Building the best : a quantitative evaluation of a state-level teacher retention strategy designed to increase self-efficacy, reflective capacity, and job satisfaction through effective professional development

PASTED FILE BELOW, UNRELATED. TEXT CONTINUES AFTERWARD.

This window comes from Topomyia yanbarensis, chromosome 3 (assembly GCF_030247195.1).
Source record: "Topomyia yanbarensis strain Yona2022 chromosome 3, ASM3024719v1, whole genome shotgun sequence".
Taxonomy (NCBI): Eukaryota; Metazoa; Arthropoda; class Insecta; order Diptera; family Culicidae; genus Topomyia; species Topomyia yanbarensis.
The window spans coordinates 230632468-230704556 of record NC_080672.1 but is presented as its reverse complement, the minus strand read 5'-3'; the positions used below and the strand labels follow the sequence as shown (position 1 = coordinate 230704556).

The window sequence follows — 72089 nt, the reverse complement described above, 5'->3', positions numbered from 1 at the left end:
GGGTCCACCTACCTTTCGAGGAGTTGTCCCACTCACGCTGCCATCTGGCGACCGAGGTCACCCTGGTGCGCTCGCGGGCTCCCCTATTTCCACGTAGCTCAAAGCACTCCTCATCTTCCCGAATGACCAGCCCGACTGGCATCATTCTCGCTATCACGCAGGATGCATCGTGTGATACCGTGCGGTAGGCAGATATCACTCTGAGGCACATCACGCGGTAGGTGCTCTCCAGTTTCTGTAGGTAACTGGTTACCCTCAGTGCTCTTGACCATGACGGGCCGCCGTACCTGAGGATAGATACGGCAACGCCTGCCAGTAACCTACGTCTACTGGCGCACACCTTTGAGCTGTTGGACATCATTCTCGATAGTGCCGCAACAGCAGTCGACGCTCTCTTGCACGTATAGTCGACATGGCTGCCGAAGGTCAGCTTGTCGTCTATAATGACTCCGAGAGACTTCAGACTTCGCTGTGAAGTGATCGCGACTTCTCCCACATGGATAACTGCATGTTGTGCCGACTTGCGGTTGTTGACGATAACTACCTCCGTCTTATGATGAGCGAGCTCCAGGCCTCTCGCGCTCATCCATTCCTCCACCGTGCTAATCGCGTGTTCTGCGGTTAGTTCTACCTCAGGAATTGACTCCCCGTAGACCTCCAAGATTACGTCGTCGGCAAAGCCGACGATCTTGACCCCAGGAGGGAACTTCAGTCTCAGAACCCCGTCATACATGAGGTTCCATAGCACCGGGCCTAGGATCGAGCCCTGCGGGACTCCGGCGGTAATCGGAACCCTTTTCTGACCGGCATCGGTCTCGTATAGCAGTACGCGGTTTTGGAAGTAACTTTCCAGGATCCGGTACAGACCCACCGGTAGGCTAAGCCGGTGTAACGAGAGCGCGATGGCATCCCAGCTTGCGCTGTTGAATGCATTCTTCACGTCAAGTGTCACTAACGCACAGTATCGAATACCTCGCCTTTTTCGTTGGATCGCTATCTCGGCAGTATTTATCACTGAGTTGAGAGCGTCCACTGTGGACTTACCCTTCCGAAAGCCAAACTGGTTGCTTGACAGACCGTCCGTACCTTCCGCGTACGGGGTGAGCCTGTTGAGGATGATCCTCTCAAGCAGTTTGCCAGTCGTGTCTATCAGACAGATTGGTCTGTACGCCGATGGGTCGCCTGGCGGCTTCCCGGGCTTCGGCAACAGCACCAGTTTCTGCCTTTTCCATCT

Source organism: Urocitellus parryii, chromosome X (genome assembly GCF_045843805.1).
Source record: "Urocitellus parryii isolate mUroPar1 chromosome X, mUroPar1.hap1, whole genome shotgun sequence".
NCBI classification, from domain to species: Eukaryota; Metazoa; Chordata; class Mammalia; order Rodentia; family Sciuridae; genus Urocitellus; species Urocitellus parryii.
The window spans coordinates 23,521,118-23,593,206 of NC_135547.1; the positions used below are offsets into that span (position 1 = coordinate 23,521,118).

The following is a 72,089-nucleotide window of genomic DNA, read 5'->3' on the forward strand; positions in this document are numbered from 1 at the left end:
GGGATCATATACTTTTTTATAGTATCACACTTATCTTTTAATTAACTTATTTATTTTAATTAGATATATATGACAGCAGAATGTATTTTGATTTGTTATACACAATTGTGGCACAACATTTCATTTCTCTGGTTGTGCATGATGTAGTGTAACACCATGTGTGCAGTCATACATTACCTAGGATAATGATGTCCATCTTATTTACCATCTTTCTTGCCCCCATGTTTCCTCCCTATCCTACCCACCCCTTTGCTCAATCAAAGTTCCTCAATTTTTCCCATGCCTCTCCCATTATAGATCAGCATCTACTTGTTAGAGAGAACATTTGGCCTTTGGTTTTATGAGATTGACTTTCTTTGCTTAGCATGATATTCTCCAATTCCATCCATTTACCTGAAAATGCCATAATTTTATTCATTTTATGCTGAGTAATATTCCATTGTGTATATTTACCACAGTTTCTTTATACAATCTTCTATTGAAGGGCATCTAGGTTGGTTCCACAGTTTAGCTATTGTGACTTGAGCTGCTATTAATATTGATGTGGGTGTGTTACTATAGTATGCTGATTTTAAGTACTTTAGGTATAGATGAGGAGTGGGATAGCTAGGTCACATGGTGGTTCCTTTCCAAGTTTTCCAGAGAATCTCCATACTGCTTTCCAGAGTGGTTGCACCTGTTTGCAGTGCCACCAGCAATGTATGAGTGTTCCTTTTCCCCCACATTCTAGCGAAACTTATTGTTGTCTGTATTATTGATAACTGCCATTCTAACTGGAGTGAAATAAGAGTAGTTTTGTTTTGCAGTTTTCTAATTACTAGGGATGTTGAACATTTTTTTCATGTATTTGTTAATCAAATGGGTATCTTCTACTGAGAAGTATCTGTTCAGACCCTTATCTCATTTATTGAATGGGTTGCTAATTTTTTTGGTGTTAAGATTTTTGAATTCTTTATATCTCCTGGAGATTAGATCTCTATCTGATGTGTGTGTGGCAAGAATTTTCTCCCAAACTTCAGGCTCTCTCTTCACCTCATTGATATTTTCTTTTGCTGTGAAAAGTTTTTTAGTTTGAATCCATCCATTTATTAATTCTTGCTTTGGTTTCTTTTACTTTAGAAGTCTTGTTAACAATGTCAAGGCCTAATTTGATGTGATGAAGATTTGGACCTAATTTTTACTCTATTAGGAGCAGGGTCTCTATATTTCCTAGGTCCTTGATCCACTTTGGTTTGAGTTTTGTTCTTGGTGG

"There are not enough teachers (Ingersoll, 2001; Ingersoll and Smith, 2003; Sutcher, et al., 2016). Focusing on retention is crucial to combatting shortages (Darling-Hammond, 2003); it is critical to specifically target retention of the very best teachers, who leave the profession at a greater rate and impact student learning the most (Jacob et al., 2012). Supporting teacher growth is a strategy to increase retention by providing career development, which improves working conditions, ultimately leading to increases in job satisfaction for teachers. Teacher self-efficacy and reflective practice are both related to teacher retention (Yost, 2006). Teacher self-efficacy is known to be a protective factor against burnout (Aloe et al., 2014; Brown, 2012; Brouwers et al., 2001; Cherniss, 1993; Schwerdtfeger, et al., 2008; Skaalvik and Skaalvik, 2007; Skaalvik and Skaalvik, 2010; Tschannen-Moran, et al., 1998) and is positively related to teacher retention (Kelley, 2004; Yost, 2006). Engaging in reflection with reflective supervision is correlated with desire for improvement and job satisfaction (Priddis and Rogers, 2018), both of which are connected to teacher retention. Missouri Teacher Academy is a state-level initiative designed to support teacher retention. The program content focuses on instructional strategies and student engagement, which are aligned to two of the dimensions measured by the TSES (Tschannen-Moran and Woolfolk Hoy, 2001). Additionally, the program emphasizes reflective practice, which has been found to be positively related to teacher self-efficacy (Babaei and Abednia, 2016). Given the relationship between teacher retention and self-efficacy (Kelley, 2004; Yost, 2006), program impacts on these two important constructs should be evaluated. The TSES (Tschannen-Moran and Woolfolk Hoy, 2001) and the RPQ (Priddis and Rogers, 2018; Rogers et al., 2019) were used to measure levels of participant self-efficacy and reflective capacity. The RPQ has not been used in an educational context, and this study may add to the body of research regarding the application of this tool across multiple disciplines. The results of this study may be used to inform future program and policy decisions regarding Missouri Teacher Academy."--from Summary
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